Social Commerce

April 26th, 2012 by Caitlin Rose

I love to shop. I don’t mean just going to the mall shopping, I mean I will buy anything. Anywhere. I am a retailers dream. Ironic because I’m in the marketing industry and I’ve read Freakonomics. But I’m still a sucker.

I also love Facebook. Come on, what 20-something girl doesn’t? Heck, my mom loves Facebook. So wouldn’t that make me the ideal target for social commerce? My two (almost) favorite things in one place? So far, I haven’t bought anything on Facebook and I don’t plan to unless something pivotal changes.

When Allison Bradley, our Director of Client Leadership, wrote an article about social commerce in Multichannel Merchant, I began to think of myself and my purchasing habits. Why I buy things where I buy them and what triggers me to swipe my card. Then I thought of why I like Facebook and what I use it for. Although I whine and complain about the changes made since Facebook first came to fruition, I still log on daily and am attracted to retailers pages offering me a discount or information about their next big in-store event for ‘liking.’ So why am I so turned off by making a purchase?

Bradley highlights some very valid observations of how retailers can better utilize social commerce on Facebook to make users, like me, click ‘buy’. Facebook is a social platform and in order for retailers to get users to make a purchase, they must make the act inherently social by providing a product that they can share with their friends.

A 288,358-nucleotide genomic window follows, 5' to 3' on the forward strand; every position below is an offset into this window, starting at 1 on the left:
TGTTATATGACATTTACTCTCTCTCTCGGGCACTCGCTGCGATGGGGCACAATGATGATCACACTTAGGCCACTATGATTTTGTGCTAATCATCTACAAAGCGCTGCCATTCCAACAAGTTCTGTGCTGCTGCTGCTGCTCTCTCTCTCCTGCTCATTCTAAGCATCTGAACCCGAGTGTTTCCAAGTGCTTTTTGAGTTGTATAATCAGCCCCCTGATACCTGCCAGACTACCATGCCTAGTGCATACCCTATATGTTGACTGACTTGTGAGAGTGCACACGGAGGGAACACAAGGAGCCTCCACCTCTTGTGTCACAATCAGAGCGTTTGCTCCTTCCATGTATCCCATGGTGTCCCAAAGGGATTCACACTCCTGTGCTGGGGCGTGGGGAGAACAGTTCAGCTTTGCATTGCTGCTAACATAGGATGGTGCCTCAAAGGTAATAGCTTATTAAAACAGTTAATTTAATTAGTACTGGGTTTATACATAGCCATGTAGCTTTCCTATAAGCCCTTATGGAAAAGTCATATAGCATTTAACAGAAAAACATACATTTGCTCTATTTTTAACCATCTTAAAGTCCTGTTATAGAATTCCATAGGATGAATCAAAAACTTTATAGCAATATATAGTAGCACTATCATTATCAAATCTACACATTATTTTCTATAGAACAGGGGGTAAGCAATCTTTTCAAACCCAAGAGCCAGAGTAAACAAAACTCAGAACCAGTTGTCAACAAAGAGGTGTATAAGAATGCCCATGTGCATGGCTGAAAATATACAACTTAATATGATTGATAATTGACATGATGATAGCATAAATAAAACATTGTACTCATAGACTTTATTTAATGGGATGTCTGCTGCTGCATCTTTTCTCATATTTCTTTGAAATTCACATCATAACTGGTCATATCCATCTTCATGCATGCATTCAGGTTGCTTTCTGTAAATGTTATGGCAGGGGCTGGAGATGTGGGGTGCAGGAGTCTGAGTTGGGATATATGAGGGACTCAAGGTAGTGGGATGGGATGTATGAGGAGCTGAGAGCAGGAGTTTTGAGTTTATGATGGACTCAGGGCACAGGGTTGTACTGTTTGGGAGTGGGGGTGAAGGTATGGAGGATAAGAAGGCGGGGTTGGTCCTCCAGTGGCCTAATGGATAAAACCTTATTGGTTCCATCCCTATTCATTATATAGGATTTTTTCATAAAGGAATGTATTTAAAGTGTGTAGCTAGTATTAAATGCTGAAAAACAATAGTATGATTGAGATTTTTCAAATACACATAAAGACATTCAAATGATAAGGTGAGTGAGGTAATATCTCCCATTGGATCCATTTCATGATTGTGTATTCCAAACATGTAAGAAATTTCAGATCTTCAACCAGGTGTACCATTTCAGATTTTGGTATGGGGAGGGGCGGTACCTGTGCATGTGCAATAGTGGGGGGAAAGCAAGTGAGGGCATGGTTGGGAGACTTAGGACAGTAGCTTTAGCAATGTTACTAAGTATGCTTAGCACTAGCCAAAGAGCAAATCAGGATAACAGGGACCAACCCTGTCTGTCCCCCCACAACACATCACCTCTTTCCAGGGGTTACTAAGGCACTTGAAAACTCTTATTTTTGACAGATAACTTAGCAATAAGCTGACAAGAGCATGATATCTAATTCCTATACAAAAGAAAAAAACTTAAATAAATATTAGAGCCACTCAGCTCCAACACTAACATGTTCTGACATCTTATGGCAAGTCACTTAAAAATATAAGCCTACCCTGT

In my opinion, social commerce on Facebook shows some promise. I’m not in love with the idea of selling items on Facebook, but if a company gives me enough reason to buy, I always give in.

A good example of a social site that retailers have begun to utilize effectively for social commerce is Pinterest. As a user, I am sharing products that I like, or think are cool, with my friends and other users interested in the same categorized subject. Before I know it, I’m on a retailer’s site purchasing the iPhone cover my roommate pinned or the skirt the blogger on Pinterest was wearing. Companies are beginning to see the value in nonintrusively marketing their products on Pinterest in order to generate social buzz and ultimately lead users to purchase.

If retailers begin to tap into the reasons consumers use social websites and then seamlessly integrate the sale of their products without making the user feel like they are online shopping, social commerce will become successful.


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